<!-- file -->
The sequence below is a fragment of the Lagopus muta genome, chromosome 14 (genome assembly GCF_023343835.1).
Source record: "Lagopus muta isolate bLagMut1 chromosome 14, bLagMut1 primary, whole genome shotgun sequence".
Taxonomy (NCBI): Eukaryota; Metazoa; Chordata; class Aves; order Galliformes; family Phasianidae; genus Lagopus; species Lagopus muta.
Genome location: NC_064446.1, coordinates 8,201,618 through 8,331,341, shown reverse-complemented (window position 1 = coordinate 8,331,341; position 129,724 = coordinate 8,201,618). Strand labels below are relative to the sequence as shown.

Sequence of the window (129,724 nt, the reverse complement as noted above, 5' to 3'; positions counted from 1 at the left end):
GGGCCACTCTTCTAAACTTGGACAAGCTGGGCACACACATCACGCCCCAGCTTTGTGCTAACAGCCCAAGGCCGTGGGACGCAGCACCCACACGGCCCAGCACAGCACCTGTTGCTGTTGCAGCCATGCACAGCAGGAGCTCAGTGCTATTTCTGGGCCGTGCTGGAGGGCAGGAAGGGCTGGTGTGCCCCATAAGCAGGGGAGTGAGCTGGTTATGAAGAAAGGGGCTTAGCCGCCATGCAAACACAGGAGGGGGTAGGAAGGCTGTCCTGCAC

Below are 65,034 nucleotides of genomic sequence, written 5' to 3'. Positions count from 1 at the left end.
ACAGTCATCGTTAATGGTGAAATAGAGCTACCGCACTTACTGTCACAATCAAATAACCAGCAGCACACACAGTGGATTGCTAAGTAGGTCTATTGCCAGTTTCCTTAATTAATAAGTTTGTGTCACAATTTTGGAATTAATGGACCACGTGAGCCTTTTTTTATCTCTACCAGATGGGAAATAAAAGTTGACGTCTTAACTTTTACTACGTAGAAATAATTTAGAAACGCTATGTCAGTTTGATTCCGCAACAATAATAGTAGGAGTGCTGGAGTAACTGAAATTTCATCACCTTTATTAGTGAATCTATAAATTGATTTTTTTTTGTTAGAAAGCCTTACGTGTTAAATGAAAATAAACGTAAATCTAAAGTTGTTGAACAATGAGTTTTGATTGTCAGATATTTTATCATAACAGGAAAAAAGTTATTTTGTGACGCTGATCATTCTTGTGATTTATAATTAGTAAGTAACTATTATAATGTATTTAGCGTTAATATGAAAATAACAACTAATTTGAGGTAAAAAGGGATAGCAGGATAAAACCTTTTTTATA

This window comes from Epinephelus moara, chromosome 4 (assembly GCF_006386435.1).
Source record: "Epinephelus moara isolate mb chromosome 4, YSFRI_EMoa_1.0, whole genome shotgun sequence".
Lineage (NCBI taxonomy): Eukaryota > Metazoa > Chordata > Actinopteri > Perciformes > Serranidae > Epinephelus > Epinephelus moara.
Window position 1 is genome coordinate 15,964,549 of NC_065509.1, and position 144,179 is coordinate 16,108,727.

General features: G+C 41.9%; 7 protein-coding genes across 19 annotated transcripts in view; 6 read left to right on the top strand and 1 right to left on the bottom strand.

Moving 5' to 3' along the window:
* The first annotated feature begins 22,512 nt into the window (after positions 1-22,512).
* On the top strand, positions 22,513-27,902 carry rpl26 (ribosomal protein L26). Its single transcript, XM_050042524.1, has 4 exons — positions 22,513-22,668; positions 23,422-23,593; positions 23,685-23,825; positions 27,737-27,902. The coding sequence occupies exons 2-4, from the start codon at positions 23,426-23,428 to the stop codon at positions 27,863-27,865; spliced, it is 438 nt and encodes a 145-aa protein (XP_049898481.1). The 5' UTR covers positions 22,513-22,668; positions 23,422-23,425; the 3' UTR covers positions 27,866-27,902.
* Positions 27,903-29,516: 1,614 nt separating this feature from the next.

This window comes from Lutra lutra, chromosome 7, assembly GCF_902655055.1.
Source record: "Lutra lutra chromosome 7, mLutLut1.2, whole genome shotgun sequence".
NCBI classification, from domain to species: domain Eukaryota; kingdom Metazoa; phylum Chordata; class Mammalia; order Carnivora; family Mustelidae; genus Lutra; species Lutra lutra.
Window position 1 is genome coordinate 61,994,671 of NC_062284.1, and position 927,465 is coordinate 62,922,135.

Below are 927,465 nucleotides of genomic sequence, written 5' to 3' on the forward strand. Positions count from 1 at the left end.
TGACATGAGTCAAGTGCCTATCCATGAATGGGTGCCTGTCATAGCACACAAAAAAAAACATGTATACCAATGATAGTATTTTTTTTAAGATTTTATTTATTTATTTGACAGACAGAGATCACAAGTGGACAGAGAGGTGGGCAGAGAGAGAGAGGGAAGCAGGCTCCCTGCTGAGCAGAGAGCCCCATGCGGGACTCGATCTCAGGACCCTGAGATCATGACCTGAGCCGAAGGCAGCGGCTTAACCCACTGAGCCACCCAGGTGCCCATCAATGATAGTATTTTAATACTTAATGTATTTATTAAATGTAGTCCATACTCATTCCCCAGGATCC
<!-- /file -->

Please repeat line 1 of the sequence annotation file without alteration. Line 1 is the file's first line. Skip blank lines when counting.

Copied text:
The sequence below is a fragment of the Lagopus muta genome, chromosome 14 (genome assembly GCF_023343835.1).